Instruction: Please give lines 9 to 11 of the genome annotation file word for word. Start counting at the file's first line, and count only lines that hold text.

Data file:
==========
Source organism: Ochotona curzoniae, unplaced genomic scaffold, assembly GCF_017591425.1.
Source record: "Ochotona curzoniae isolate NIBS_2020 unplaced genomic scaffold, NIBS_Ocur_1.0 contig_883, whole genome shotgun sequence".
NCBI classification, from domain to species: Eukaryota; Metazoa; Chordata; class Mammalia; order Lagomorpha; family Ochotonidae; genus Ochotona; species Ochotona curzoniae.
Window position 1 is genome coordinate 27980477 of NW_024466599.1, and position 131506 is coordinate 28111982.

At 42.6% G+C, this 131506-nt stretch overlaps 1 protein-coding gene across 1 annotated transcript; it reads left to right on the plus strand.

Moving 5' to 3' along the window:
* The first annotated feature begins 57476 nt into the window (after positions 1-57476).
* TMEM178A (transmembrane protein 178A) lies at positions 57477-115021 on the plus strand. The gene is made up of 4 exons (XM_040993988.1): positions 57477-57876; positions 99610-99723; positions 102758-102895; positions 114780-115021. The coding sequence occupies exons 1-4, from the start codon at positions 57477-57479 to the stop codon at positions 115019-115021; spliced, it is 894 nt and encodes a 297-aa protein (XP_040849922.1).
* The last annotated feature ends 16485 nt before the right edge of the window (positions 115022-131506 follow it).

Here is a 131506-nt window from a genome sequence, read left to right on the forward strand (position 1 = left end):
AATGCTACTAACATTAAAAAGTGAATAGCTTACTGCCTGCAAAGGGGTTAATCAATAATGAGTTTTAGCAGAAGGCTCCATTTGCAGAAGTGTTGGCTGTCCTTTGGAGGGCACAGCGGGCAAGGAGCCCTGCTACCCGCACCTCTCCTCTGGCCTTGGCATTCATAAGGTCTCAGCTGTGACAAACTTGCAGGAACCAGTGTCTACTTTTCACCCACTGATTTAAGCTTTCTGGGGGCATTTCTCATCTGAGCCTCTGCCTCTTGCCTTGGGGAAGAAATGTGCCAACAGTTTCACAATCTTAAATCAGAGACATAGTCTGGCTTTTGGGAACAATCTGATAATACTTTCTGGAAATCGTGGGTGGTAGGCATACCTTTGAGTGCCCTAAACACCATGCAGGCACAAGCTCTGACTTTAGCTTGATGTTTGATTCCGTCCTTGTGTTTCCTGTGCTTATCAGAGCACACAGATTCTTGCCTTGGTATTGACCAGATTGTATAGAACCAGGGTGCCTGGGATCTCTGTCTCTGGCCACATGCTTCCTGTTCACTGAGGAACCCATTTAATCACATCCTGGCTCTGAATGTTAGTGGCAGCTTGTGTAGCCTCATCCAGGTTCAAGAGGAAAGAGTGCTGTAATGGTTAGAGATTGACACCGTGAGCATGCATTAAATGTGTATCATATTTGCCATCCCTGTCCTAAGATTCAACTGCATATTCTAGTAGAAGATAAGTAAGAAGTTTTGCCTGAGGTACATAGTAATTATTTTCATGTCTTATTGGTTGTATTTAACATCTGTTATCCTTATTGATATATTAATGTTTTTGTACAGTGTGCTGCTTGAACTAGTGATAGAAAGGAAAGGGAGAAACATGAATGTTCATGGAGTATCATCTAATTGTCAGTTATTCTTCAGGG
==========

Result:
* The last annotated feature ends 16485 nt before the right edge of the window (positions 115022-131506 follow it).

Here is a 131506-nt window from a genome sequence, read left to right on the forward strand (position 1 = left end):
AATGCTACTAACATTAAAAAGTGAATAGCTTACTGCCTGCAAAGGGGTTAATCAATAATGAGTTTTAGCAGAAGGCTCCATTTGCAGAAGTGTTGGCTGTCCTTTGGAGGGCACAGCGGGCAAGGAGCCCTGCTACCCGCACCTCTCCTCTGGCCTTGGCATTCATAAGGTCTCAGCTGTGACAAACTTGCAGGAACCAGTGTCTACTTTTCACCCACTGATTTAAGCTTTCTGGGGGCATTTCTCATCTGAGCCTCTGCCTCTTGCCTTGGGGAAGAAATGTGCCAACAGTTTCACAATCTTAAATCAGAGACATAGTCTGGCTTTTGGGAACAATCTGATAATACTTTCTGGAAATCGTGGGTGGTAGGCATACCTTTGAGTGCCCTAAACACCATGCAGGCACAAGCTCTGACTTTAGCTTGATGTTTGATTCCGTCCTTGTGTTTCCTGTGCTTATCAGAGCACACAGATTCTTGCCTTGGTATTGACCAGATTGTATAGAACCAGGGTGCCTGGGATCTCTGTCTCTGGCCACATGCTTCCTGTTCACTGAGGAACCCATTTAATCACATCCTGGCTCTGAATGTTAGTGGCAGCTTGTGTAGCCTCATCCAGGTTCAAGAGGAAAGAGTGCTGTAATGGTTAGAGATTGACACCGTGAGCATGCATTAAATGTGTATCATATTTGCCATCCCTGTCCTAAGATTCAACTGCATATTCTAGTAGAAGATAAGTAAGAAGTTTTGCCTGAGGTACATAGTAATTATTTTCATGTCTTATTGGTTGTATTTAACATCTGTTATCCTTATTGATATATTAATGTTTTTGTACAGTGTGCTGCTTGAACTAGTGATAGAAAGGAAAGGGAGAAACATGAATGTTCATGGAGTATCATCTAATTGTCAGTTATTCTTCAGGG